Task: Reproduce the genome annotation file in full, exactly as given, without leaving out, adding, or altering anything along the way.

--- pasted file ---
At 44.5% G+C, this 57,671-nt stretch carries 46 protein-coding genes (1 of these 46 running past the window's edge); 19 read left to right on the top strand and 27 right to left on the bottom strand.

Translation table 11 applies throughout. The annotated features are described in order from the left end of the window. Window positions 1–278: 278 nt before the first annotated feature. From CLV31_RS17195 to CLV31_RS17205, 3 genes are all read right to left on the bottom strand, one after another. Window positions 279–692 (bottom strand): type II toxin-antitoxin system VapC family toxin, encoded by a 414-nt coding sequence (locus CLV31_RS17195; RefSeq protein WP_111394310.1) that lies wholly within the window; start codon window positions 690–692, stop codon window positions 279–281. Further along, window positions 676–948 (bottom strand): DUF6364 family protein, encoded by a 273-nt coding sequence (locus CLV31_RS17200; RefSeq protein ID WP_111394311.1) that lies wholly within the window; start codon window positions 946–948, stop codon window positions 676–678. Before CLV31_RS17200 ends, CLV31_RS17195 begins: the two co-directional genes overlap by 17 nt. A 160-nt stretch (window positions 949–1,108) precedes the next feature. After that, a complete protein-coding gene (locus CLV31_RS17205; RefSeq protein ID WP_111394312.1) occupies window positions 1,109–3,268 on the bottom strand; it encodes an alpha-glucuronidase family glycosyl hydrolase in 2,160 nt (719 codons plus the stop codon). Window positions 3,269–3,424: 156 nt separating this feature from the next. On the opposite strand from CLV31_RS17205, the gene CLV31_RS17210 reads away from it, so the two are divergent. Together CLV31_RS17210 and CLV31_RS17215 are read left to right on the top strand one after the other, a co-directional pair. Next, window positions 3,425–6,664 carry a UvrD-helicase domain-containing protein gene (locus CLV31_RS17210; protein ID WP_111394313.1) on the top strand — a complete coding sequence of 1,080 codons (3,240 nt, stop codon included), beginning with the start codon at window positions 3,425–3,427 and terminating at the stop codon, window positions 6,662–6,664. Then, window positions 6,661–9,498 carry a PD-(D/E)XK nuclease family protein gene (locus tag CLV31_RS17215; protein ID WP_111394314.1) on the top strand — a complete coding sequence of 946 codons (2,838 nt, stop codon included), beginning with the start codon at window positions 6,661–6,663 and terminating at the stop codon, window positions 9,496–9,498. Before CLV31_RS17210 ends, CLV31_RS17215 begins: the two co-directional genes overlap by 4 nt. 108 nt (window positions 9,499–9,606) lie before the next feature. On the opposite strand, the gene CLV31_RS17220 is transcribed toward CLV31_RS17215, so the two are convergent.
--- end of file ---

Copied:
At 44.5% G+C, this 57,671-nt stretch carries 46 protein-coding genes (1 of these 46 running past the window's edge); 19 read left to right on the top strand and 27 right to left on the bottom strand.

Translation table 11 applies throughout. The annotated features are described in order from the left end of the window. Window positions 1–278: 278 nt before the first annotated feature. From CLV31_RS17195 to CLV31_RS17205, 3 genes are all read right to left on the bottom strand, one after another. Window positions 279–692 (bottom strand): type II toxin-antitoxin system VapC family toxin, encoded by a 414-nt coding sequence (locus CLV31_RS17195; RefSeq protein WP_111394310.1) that lies wholly within the window; start codon window positions 690–692, stop codon window positions 279–281. Further along, window positions 676–948 (bottom strand): DUF6364 family protein, encoded by a 273-nt coding sequence (locus CLV31_RS17200; RefSeq protein ID WP_111394311.1) that lies wholly within the window; start codon window positions 946–948, stop codon window positions 676–678. Before CLV31_RS17200 ends, CLV31_RS17195 begins: the two co-directional genes overlap by 17 nt. A 160-nt stretch (window positions 949–1,108) precedes the next feature. After that, a complete protein-coding gene (locus CLV31_RS17205; RefSeq protein ID WP_111394312.1) occupies window positions 1,109–3,268 on the bottom strand; it encodes an alpha-glucuronidase family glycosyl hydrolase in 2,160 nt (719 codons plus the stop codon). Window positions 3,269–3,424: 156 nt separating this feature from the next. On the opposite strand from CLV31_RS17205, the gene CLV31_RS17210 reads away from it, so the two are divergent. Together CLV31_RS17210 and CLV31_RS17215 are read left to right on the top strand one after the other, a co-directional pair. Next, window positions 3,425–6,664 carry a UvrD-helicase domain-containing protein gene (locus CLV31_RS17210; protein ID WP_111394313.1) on the top strand — a complete coding sequence of 1,080 codons (3,240 nt, stop codon included), beginning with the start codon at window positions 3,425–3,427 and terminating at the stop codon, window positions 6,662–6,664. Then, window positions 6,661–9,498 carry a PD-(D/E)XK nuclease family protein gene (locus tag CLV31_RS17215; protein ID WP_111394314.1) on the top strand — a complete coding sequence of 946 codons (2,838 nt, stop codon included), beginning with the start codon at window positions 6,661–6,663 and terminating at the stop codon, window positions 9,496–9,498. Before CLV31_RS17210 ends, CLV31_RS17215 begins: the two co-directional genes overlap by 4 nt. 108 nt (window positions 9,499–9,606) lie before the next feature. On the opposite strand, the gene CLV31_RS17220 is transcribed toward CLV31_RS17215, so the two are convergent.